Hobby Master HA7403 German Focke-Wulf Fw 190 A-8/R8 Fighter - Hauptmann Wilhelm Moritz, IV/Jagdgeschwader 3, August 1944 (1:48 Scale)
"Guns before butter. Guns will make us powerful; butter will only make us fat."
- Reichsmarschall Hermann Goering, Head of the German Luftwaffe
Nicknamed the "Butcher Bird," the Fw 190 was Germany's best air-to-ground fighter. Faster and more agile than the British Spitfire, it dominated the skies over Europe as a fighter and was the Luftwaffe's most important ground-attack aircraft. Controlled by the skilled hands of aces like Oberleutnant Otto Kittel, the FW-190 gained the reputation of being one of the greatest fighters of all time. This fighter-bomber and anti-tank aircraft was almost impossible to defeat until the introduction of the long-range P-51 Mustang.
Nearly a dozen Rustsatze kits were made available for the A-8, including the famous A-8/R2 and A-8/R8 Sturmbockmodels. The A-8/R2 replaced the outer wing 20 mm cannon with a 30 mm (1.18 in) MK 108 cannon, the A-8/R8 was similar but fitted with heavy armour including 30 mm (1.18 in) canopy and windscreen armour and 5 mm ( in) cockpit armour. The A-8 was the most numerous of the Fw 190 A's, with over 6,550 A-8 airframes produced from March 1944 to May 1945. A-8's were produced by at least eight factories during its lifetime.
This particular 1:48 scale replica of a Focke-Wulf Fw 190 A-8/R8 fighter was piloted by Hauptmann Wilhelm Moritz, who was attached to IV/Jagdgeschwader 3, during August 1944. Sold Out!
Wingspan: 8.5 inches
Length: 7.25 inches
Release Date: December 2009
Historical Account: "Ace of the Reich"- Wilhelm Moritz was born on June 29th, 1913, at Hamburg-Altona. He joined the army in 1933 but transferred to the Luftwaffe and underwent pilot training. At the beginning of World War II, Moritz was serving with II./ZG 1 flying the Bf 110 Zerstorer twin-engined fighter. He participated in the Polish campaign. In the summer of 1940, Moritz was transferred to II./JG 77. He was assigned to 6./JG 77. He served in Norway and western France with this unit. On September 9th, he was appointed Staffelkapitan of 6./JG 77. Around the beginning of 1941, Moritz became Staffelkapitan of EinsatzStaffel/JFS 4. He commanded the unit until March 1942, although he probably saw no combat during this time. The unit was later integrated into 11./JG 51. From April 4th until September 10th, 1942, Moritz served as Staffelkapitan of 11./JG 1 based at Munchen-Gladbach. During this period he was promoted to Hauptmann. He claimed no victories while serving with this unit operating in the German Bight area and over Holland. Moritz was transferred to II./JG 51 on 10 September 1942. From November 1942, he was Staffelkapitan of 12./JG 51. With this unit he claimed around 25 victories on the Eastern Front. On October 19th, 1943, Moritz was appointed Staffelkapitan of 6./JG 3 based in Germany. The unit was tasked with Reichsverteidigung duties.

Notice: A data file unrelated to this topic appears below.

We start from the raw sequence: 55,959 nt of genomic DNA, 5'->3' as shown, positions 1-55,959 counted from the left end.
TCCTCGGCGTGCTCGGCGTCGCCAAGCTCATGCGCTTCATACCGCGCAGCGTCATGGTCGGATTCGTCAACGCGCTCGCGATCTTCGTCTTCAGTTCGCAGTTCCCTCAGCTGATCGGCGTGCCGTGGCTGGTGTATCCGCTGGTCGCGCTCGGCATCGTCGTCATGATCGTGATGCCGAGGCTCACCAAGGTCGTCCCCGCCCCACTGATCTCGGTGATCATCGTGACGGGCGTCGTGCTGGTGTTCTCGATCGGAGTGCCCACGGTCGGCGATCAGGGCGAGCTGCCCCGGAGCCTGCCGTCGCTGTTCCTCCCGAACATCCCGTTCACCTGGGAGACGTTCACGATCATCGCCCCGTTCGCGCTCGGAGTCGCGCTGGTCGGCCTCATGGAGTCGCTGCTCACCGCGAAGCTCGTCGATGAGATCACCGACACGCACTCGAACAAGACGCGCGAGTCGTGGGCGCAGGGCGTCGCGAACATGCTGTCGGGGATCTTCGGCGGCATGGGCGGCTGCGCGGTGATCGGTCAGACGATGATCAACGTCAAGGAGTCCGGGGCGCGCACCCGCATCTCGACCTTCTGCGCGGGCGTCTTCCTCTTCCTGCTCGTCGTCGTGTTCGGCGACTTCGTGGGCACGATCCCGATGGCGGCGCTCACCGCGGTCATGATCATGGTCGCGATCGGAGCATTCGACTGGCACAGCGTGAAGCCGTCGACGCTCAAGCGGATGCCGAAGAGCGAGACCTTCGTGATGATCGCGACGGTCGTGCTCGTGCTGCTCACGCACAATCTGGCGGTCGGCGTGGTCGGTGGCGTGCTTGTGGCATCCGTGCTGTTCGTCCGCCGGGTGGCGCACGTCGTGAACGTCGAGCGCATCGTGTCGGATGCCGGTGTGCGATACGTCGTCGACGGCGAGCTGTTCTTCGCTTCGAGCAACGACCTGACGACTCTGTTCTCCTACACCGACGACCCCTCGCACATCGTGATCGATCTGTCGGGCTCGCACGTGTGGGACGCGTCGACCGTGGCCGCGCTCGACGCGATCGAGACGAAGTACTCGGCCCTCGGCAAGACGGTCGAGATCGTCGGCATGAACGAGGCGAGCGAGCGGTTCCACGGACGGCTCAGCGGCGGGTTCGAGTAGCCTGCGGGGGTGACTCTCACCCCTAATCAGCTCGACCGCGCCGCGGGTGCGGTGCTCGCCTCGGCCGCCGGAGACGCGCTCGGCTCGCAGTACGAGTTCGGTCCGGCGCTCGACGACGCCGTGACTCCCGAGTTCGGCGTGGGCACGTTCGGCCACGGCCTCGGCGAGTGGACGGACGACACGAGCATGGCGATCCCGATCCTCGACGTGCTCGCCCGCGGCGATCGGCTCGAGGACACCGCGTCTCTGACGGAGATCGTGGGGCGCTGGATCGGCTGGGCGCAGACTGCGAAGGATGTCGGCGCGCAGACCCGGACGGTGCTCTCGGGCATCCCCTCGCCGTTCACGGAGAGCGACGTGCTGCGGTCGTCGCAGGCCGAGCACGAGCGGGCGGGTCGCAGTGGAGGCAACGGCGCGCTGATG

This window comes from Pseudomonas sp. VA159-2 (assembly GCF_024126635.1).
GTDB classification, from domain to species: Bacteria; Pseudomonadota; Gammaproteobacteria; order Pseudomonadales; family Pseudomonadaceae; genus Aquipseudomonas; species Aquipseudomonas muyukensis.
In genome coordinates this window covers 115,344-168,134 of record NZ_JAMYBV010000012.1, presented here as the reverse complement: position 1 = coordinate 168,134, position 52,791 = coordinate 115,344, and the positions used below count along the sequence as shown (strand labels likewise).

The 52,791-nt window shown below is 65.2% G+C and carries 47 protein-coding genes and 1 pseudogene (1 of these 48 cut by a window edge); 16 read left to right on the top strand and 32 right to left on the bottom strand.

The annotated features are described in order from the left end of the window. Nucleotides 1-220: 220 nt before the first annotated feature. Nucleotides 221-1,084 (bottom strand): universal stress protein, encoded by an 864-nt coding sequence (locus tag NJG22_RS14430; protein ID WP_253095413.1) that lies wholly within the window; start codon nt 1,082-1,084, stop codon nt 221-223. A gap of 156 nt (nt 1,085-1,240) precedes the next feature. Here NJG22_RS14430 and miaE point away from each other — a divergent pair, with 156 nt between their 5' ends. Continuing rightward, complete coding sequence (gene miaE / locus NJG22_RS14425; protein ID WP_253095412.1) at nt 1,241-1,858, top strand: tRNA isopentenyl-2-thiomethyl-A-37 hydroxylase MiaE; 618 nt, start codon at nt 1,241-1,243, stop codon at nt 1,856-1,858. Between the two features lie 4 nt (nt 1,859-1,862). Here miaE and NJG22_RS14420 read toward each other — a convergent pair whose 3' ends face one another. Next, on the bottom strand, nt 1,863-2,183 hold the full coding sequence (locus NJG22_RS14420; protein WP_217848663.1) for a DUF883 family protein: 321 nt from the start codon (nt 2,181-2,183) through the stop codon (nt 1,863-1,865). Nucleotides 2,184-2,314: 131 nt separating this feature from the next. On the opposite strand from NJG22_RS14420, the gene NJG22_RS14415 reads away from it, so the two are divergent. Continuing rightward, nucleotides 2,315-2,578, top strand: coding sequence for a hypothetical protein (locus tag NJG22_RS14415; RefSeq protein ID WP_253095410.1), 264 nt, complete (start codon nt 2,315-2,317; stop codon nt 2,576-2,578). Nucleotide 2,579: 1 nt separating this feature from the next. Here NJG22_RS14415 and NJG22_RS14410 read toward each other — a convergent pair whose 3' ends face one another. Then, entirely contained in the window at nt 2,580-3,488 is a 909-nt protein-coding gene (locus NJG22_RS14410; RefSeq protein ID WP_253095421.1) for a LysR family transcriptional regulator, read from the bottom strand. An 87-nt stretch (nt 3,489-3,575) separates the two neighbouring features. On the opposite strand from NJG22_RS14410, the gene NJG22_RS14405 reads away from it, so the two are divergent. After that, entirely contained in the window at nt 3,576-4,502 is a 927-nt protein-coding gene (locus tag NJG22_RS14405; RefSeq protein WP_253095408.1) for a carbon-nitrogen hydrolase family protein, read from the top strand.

Moritz was appointed Gruppenkommandeur of IV./JG 3 on April 18th, 1944. The Gruppe specialized in anti-bomber operations flying heavily armored and armed single-engined fighters and was referred to as IV.(Sturm)/JG 3. On May 8th, he claimed two USAAF B-24 four-engined bombers Herausschasse to record his 36th and 37th victories and, on May 13th, two USAAF B-17 four-engined bombers (38-39). Moritz was awarded the Ritterkreuz for 41 victories on July 18th, 1944. On October st, he was promoted to the rank of Major. On November 2nd, he claimed a B-17, his 44th and, probably, last victory. On December 5th, Moritz was relieved from command due to a complete nervous breakdown. Following his recuperation he was appointed Gruppenkommandeur of IV./EJG 1 on December 14th, 1944. On April 18th, 1945, Moritz was appointed Gruppenkommandeur of II./JG 4, a position he held until the end of the war.
In over 500 combat missions Wilhelm Moritz was credited with 44 confirmed victories. He recorded 25 victories over the Western front, including 12 four-engined bombers. However, some sources quote his total to be as high as 54, including 25 four-engined bombers (including Herausschasse).